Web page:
Criterion (iii): The Lake Chad is linked to the Sao civilization, which dates from the 5th century BC. This civilization, also known as “The Civilization of terracotta” which is extinct today, bequeathed an important heritage anchored in the communities’ cultural practices, in particular to the Kotoko who claim to be their descendants. The objects, stemming from archaeological excavations on the Sao sites, reveal a continuity with the current fishing practices and the treatment of fish in particular. Potteries, metal tools, fishing accessories or even traditional boats similar to those of the Sao are still made on the lake. The fishermen’s houses are the direct fruit of several centuries and sometimes even richly decorated as it is still found with the Kotoko of North-Cameroon.

Criterion (vii): The site is a lake in a desert ecosystem, shared between four countries. It is characterized by a succession of dunes of variable dimensions giving an exceptional beauty to it. Moreover, the Lake Chad has for peculiarity to be covered by hundreds of very spectacular islands in the middle of a desert environment. Characterized by an alternation of desert and vegetated areas, the Lake Chad presents a unique landscaped beauty. The natural landscape with its varied components present a unique combination of features that offer a thrilling vista for tourists that has witnessed visits from notable dignitaries around the world as well as being a natural gallery of picturesque scenes captured in various photographic mementos.

Criterion (ix): The Lake Chad area presents a great diversity of ecosystems that are usually not met in dry regions. This mosaic of plant formation which alternates from woody savannas and wet zones make of the lake an important oasis for biodiversity, in particular for thousands of sedentary and migratory birds. The ichtyofaune is also rich and varied, with around 120 inventoried fish species. The Lake Chad’s ecological and biological processes follow a natural functioning of which the balance remains stable. The important hydrographic system allows to maintain water in any season of the year in some parts of the Lake Chad. The existence of endangered species including migratory bird species who are dependent on the ecological resources of the basin is one of the conservation impetus for sustainable management activities and conservation interventions to preserve this natural habitat which also is the source of water for a large human and animal population.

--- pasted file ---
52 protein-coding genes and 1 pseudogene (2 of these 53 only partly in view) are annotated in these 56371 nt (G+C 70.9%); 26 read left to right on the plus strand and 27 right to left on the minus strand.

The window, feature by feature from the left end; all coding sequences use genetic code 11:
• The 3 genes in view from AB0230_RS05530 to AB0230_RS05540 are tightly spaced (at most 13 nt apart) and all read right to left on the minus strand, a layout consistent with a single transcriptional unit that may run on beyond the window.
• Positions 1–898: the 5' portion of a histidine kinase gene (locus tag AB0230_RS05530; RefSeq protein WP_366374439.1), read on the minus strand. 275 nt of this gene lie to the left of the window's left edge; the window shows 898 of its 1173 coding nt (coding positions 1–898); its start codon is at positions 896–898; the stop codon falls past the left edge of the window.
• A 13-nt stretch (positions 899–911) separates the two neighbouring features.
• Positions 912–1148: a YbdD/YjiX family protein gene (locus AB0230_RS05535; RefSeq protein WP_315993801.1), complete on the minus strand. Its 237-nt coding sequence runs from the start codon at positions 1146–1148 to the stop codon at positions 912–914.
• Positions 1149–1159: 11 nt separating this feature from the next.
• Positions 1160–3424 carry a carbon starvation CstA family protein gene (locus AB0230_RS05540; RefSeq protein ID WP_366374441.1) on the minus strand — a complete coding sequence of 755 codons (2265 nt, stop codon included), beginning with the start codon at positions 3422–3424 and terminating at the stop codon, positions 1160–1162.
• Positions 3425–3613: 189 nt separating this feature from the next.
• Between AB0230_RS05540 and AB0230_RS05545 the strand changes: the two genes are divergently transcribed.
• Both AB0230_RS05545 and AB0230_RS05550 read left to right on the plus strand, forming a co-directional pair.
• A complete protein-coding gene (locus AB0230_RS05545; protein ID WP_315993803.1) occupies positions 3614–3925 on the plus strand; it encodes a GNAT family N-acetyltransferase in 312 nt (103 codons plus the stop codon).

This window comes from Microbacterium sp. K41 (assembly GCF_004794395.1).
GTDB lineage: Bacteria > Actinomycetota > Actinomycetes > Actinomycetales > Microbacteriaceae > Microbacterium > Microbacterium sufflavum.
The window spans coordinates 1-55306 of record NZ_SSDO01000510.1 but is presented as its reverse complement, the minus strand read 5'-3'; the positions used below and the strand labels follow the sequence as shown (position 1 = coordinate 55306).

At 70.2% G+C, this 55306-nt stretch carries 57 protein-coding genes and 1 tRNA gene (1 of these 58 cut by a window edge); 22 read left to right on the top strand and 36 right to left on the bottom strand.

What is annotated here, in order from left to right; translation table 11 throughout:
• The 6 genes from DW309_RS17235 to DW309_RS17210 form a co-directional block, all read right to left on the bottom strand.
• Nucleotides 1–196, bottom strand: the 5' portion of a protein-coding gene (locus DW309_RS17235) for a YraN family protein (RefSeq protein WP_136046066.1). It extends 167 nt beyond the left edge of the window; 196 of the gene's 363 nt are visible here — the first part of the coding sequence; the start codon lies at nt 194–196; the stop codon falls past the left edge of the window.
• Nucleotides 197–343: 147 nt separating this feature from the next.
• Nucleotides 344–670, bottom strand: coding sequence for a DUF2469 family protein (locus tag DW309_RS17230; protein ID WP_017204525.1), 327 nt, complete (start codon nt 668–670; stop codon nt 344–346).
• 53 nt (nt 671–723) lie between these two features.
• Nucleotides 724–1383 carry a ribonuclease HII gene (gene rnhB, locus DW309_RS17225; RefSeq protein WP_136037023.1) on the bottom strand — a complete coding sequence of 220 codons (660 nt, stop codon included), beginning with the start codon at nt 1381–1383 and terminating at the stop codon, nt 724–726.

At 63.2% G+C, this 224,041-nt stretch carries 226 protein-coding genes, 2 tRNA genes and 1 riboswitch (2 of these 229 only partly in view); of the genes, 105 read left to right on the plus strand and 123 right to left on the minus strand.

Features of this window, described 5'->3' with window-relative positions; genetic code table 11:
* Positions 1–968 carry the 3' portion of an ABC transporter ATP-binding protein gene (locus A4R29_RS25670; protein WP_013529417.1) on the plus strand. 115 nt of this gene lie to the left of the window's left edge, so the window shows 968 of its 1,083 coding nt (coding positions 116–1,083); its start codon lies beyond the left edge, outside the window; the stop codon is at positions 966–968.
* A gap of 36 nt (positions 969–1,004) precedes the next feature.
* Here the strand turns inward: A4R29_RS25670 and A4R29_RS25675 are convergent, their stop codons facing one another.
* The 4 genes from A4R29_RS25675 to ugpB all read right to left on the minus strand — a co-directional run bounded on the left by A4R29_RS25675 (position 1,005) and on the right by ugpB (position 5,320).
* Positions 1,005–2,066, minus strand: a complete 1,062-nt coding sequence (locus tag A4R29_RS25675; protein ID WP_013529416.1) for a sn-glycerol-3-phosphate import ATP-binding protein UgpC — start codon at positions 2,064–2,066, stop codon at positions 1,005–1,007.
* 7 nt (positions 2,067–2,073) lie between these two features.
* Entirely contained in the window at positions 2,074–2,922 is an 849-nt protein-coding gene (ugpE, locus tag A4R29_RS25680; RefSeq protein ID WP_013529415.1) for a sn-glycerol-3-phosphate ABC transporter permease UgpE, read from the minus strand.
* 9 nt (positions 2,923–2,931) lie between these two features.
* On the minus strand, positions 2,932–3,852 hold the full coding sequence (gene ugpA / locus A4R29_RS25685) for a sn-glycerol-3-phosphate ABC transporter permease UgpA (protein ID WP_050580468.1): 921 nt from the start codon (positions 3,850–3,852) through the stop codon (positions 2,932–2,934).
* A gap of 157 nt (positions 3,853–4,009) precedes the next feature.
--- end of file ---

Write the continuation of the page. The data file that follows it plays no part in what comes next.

Statements of authenticity and/or integrity


The Lake Chad and its islands, with an area of 17,000 km2, maintain their natural morphology which gorges this cultural landscape on which human communities developed. They ensured their resilience to very dry climates which sometimes engendered strong reductions of the water level. Indeed, in front of this sterile place represented by the Sahara, the lake is the source of a fragile life requiring a reasoned management of resources, which the local communities have managed to do for centuries.
The multi-secular use of the islands to fish or raise cattle and the arrangement of the bank to farm do not affect the landscape in its integrity. On the contrary, it is these activities respectful of their environment which respond to the traditional forms of a management that has always been respected. The lake is until now protected from industrial activities which would have engendered the pollutions or destructions of its ecosystem. The physical realities of the land limits its exploitation to artisanal forms. Industrial fishing for example is not possible, the meanders and the low bed of the lake limiting the access to dugouts only, paddle or power-driven.